Yoshio Iwamasa

Yoshio Iwamasa
Private First Class
442nd Regimental Combat Team
3rd Battalion, I Company

Yoshio Iwamasa was born on January 14, 1915, in Niulii, North Kohala District, Hawaii island, Territory of Hawaii.  He was one of nine sons and three daughters of Matsuemon and Tsugi (Hirotsu) Iwamasa.  His parents arrived from Yamaguchi Prefecture, Japan, in 1898, after marrying the previous year.  Matsuemon worked as a laborer for a sugar plantation.

Yoshio was educated at Makapala School, and Kohala Elementary and High Schools.  He registered for the draft on October 26, 1940, at Local Board No. 4 in nearby Kamuela (also known as Waimea).  His mother, Tsugi, who lived in Makapala, was listed as his point of contact and he was employed by the Kohala Sugar Company in Hawi.  He was 5’6¾” tall and weighed 125 pounds.

Yoshio’s name was among those of 30 volunteers who were selected from Local Board No. 4 for enlistment into the U.S. Army.  At the Kohala Theater on March 16, 1943, the local community gave them a farewell before they left home. The event was hosted by J. Scott B. Pratt, Manager of Kohala Sugar Company.  A lei was given to each volunteer, and a check from the company to their employees in the group.  After Mr. Pratt gave a farewell speech, Kinichi Sakai, a U.S. Army captain in World War I, spoke of how he enjoyed Army life and expressed his wish to be able to go again.  Yoshio was asked to say a few words on behalf of the young men.  After thanking the event sponsors, he said, “We are proud to have been selected and we are sure your confidence in us will not be misplaced.  To you folks who remain at home, we say, ‘Keep in good spirits and keep the home fires burning until we meet again.’”  After Mr. Pratt led the crowd in three rousing cheers, everyone sang God Bless America.  The Walter Rodenhurst Troupe provided Hawaiian music during the evening.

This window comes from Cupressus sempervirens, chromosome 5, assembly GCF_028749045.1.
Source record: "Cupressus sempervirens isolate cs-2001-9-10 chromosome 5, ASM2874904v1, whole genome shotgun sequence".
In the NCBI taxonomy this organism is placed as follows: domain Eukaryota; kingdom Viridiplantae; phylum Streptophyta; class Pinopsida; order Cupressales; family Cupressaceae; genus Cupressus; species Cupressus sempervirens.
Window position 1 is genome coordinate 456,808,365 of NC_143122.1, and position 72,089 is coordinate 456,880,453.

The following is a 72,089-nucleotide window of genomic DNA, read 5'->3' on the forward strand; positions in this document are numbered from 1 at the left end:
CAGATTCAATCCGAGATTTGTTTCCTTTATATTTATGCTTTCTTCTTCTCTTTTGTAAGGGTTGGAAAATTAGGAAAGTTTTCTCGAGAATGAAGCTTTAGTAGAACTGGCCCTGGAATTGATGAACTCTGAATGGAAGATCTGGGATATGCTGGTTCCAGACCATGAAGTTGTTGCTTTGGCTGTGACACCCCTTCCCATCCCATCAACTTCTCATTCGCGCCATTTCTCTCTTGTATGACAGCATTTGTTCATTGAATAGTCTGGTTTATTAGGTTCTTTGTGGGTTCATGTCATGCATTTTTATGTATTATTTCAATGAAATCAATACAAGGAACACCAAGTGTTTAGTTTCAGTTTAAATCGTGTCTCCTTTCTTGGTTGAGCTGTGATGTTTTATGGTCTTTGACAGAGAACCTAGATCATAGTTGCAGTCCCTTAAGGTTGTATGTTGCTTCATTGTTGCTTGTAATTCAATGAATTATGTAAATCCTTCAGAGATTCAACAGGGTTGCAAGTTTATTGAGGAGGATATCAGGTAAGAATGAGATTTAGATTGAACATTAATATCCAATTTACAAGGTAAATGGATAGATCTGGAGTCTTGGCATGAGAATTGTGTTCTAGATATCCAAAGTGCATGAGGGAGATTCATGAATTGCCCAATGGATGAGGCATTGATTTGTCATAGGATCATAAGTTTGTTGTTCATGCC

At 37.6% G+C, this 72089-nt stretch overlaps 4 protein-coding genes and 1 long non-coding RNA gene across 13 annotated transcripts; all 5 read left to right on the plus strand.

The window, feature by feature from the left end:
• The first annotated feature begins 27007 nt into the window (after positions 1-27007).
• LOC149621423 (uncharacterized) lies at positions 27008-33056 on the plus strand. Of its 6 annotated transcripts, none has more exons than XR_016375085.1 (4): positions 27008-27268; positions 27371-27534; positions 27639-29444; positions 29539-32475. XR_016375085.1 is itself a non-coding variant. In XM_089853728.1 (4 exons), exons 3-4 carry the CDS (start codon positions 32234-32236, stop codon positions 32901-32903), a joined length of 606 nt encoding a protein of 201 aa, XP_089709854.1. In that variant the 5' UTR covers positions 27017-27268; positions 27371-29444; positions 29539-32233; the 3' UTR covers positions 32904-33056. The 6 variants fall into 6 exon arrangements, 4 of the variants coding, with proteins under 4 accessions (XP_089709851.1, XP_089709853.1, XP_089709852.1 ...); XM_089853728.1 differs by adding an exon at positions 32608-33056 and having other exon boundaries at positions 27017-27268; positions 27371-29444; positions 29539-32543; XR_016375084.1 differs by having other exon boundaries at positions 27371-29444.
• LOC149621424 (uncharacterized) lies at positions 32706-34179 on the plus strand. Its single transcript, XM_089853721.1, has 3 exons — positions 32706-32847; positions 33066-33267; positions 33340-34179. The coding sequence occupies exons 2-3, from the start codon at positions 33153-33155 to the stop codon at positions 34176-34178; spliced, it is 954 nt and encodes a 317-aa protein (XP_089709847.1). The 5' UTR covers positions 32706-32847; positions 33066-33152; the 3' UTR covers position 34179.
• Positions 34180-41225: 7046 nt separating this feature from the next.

Yoshio Iwamasa enlisted in the U.S. Army at Hilo, Hawaii island, on March 18, 1943.  At the time he was working as a clerk at Standard Oil Company in Mahukona.  He was sent to Boom Town, the “tent city” at Schofield Barracks, with other recruits.  They were given a farewell aloha ceremony by the community on March 28 at Iolani Palace.  On April 4, the new soldiers left on the S.S. Lurline for San Francisco enroute to Camp Shelby, Mississippi.

Following basic training, Yoshio was assigned to 3rd Battalion, I Company.  He left with the rest of the 442nd for the Mediterranean Theater of Operations on May 2, 1944, from Hampton Roads, Virginia, and arrived in Naples, Italy, on May 28.  They entered combat near Suvereto – in the Rome-Arno Campaign on June 26.

He served in the four major campaigns with the battalion:  Rome-Arno Campaign in Italy, Rhineland Campaign-Vosges and Rhineland Campaign-Maritime Alps in France, and Po Valley Campaign back in Italy.

According to Pfc. Robert Masami Ito, in October 1944 during the Vosges Campaign, while on patrol with 2nd Platoon in Bruyères, a sniper in a building hit Pfc. Yoshio Iwamasa in the elbow.

I was walking just behind ‘Grandpa,’ his nickname, but ducked behind a building just in time.  Later we all pulled back to the railroad tracks and stayed all night in a ditch full of water.